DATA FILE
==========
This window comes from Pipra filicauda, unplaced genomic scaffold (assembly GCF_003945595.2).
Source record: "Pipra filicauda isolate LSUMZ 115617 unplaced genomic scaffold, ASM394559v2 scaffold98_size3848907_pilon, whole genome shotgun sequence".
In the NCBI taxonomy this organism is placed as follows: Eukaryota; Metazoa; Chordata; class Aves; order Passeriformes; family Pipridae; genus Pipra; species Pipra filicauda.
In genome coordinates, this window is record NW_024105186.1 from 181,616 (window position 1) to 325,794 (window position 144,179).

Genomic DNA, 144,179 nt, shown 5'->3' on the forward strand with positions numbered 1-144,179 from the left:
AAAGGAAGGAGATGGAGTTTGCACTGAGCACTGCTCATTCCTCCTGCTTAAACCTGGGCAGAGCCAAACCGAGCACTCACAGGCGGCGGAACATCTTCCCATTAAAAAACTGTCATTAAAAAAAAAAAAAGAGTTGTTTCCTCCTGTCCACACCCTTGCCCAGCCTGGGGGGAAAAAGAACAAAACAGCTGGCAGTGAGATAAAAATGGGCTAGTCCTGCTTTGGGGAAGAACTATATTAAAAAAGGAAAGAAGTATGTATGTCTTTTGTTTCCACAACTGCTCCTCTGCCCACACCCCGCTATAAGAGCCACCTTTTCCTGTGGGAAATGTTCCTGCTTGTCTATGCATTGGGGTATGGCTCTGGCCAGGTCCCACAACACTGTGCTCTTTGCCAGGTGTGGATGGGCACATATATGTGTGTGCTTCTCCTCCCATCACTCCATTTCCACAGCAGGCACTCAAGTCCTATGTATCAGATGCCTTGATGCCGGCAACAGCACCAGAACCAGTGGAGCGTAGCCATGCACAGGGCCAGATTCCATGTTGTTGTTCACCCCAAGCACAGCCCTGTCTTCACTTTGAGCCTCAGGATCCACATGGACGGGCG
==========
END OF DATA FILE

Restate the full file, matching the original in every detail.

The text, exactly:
This window comes from Pipra filicauda, unplaced genomic scaffold (assembly GCF_003945595.2).
Source record: "Pipra filicauda isolate LSUMZ 115617 unplaced genomic scaffold, ASM394559v2 scaffold98_size3848907_pilon, whole genome shotgun sequence".
In the NCBI taxonomy this organism is placed as follows: Eukaryota; Metazoa; Chordata; class Aves; order Passeriformes; family Pipridae; genus Pipra; species Pipra filicauda.
In genome coordinates, this window is record NW_024105186.1 from 181,616 (window position 1) to 325,794 (window position 144,179).

Genomic DNA, 144,179 nt, shown 5'->3' on the forward strand with positions numbered 1-144,179 from the left:
AAAGGAAGGAGATGGAGTTTGCACTGAGCACTGCTCATTCCTCCTGCTTAAACCTGGGCAGAGCCAAACCGAGCACTCACAGGCGGCGGAACATCTTCCCATTAAAAAACTGTCATTAAAAAAAAAAAAAGAGTTGTTTCCTCCTGTCCACACCCTTGCCCAGCCTGGGGGGAAAAAGAACAAAACAGCTGGCAGTGAGATAAAAATGGGCTAGTCCTGCTTTGGGGAAGAACTATATTAAAAAAGGAAAGAAGTATGTATGTCTTTTGTTTCCACAACTGCTCCTCTGCCCACACCCCGCTATAAGAGCCACCTTTTCCTGTGGGAAATGTTCCTGCTTGTCTATGCATTGGGGTATGGCTCTGGCCAGGTCCCACAACACTGTGCTCTTTGCCAGGTGTGGATGGGCACATATATGTGTGTGCTTCTCCTCCCATCACTCCATTTCCACAGCAGGCACTCAAGTCCTATGTATCAGATGCCTTGATGCCGGCAACAGCACCAGAACCAGTGGAGCGTAGCCATGCACAGGGCCAGATTCCATGTTGTTGTTCACCCCAAGCACAGCCCTGTCTTCACTTTGAGCCTCAGGATCCACATGGACGGGCG